Lane-

Thank you again for everything you did with both our homes. You were a great agent.


- The Kucharskis
Minneapolis

Considering moving to Minneapolis, Minnesota? The Monson & Larson Real Estate Group is a progressive, cutting edge real estate company that has experience buying and selling in Minneapolis, and knows the Minneapolis real estate market well. Below you will find an overview of the Minneapolis community. Contact us today to get started!

 

Homes and Condos for Sale in Minneapolis

 

Overview:

Minneapolis, nicknamed "City of Lakes" and the "Mill City," is the county seat of Hennepin County, the largest city in the state of Minnesota, and the 48th largest in the United States. Its name is attributed to the city's first schoolteacher, who combined mni, the Dakota word for water, and polis, the Greek word for city.

 

Known as the "Twin Cities," Minneapolis-St. Paul is the 16th-largest metropolitan area in the U.S., with 3.5 million residents. The 2010 Census had the city's population as 382,578.


The city is abundantly rich in water with over twenty lakes and wetlands, the Mississippi river, creeks and waterfalls, many connected by parkways in the Chain of Lakes and the Grand Rounds Scenic Byway. It was once the world's flour milling capital and a hub for timber, and today is the primary business center between Chicago and Seattle.  It has cultural organizations that draw creative people and audiences to the city for theater, visual art, writing, and music. The Minneapolis community's diverse population has a long tradition of charitable support through progressive public social programs, as well as private and corporate philanthropy

 

History:

Taoyateduta was among the 121 Sioux leaders who from 1837 to 1851 ceded what is now Minneapolis. Dakota Sioux were the region's sole residents until French explorers arrived around 1680. Nearby Fort Snelling, built in 1819 by the United States Army, spurred growth in the area. The United States Government pressed the Mdewakanton band of the Dakota to sell their land, allowing people arriving from the east to settle there. The Minnesota Territorial Legislature authorized present day Minneapolis as a town on the Mississippi's west bank in 1856. Minneapolis incorporated as a city in 1867, the year rail service began between Minneapolis and Chicago. It later joined with the east bank city of St. Anthony in 1872.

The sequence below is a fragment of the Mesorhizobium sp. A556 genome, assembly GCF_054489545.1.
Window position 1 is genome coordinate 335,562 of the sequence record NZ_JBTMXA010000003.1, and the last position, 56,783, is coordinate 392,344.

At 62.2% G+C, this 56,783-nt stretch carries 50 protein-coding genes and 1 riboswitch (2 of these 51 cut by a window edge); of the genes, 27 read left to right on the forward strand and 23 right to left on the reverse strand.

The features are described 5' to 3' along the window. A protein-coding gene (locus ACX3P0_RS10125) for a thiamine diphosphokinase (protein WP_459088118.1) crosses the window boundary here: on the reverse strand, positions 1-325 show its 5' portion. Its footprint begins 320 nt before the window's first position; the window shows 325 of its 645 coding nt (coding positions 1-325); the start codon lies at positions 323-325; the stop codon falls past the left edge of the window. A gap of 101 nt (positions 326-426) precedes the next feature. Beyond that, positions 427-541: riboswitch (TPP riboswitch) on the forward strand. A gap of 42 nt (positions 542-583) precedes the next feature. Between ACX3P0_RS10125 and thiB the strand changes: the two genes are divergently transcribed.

Minneapolis grew up around Saint Anthony Falls, the highest waterfall on the Mississippi. Millers have used hydropower elsewhere since the 1st century B.C., but the results in Minneapolis between 1880 and 1930 were so remarkable the city has been described as "the greatest direct-drive waterpower center the world has ever seen.” In early years, forests in northern Minnesota were the source of a lumber industry that operated seventeen sawmills on power from the waterfall. By 1871, the west river bank had twenty-three businesses including flour mills, woolen mills, iron works, a railroad machine shop, and mills for cotton, paper, sashes, and planing wood. The farmers of the Great Plains grew grain that was shipped by rail to the city's thirty-four flour mills where Pillsbury and General Mills became processors. By 1905, Minneapolis delivered almost 10% of the country's flour and grist. At peak production, a single mill at Washburn-Crosby made enough flour for twelve million loaves of bread each day.

 

Economy:

The economy of Minneapolis today is based in commerce, finance, rail and trucking services, health care, and industry. Smaller components are in publishing, milling, food processing, graphic arts, insurance, education, and high technology. Industry produces metal and automotive products, chemical and agricultural products, electronics, computers, precision medical instruments and devices, plastics, and machinery.

 

Six Fortune 500 corporations make their headquarters within the city limits of Minneapolis: Target Corporation, U.S. Bancorp, Xcel Energy, Ameriprise Financial, Thrivent Financial for Lutherans and PepsiAmericas. Apart from government, the city's largest employers are Target, Wells Fargo, Ameriprise, Star Tribune, U.S. Bancorp, Xcel Energy, IBM, Piper Jaffray, RBC Dain Rauscher, ING Group, and Qwest.

 

The Twin Cities contribute 63.8% of the gross state product of Minnesota. The Federal Reserve Bank of Minneapolis serves Minnesota, Montana, North and South Dakota, and parts of Wisconsin and Michigan. The smallest of the twelve regional banks in the Federal Reserve System, it operates a nationwide payments system, oversees member banks and bank holding companies, and serves as a banker for the U.S. Treasury. The Minneapolis Grain Exchange founded in 1881 is still located near the riverfront and is the only exchange for hard red spring wheat futures and options.

 

Education:

Minneapolis Public Schools enroll more than 34,000 students in public primary and secondary schools. The district administers about one hundred public schools including forty-five elementary schools, seven middle schools, seven high schools, eight special education schools, eight alternative schools, nineteen contract alternative schools, and five charter schools.

 

Parks and Recreation:

Minneapolis means the City of Lakes, but you'll also find a variety of inviting trails and paths, regional and neighborhood parks, recreation centers and more. There's so much to see and experience, from the Grand Rounds Parkways, to our enticing Chain of Lakes, plentiful parks, beautiful gardens and activity-filled Recreation Centers.

 

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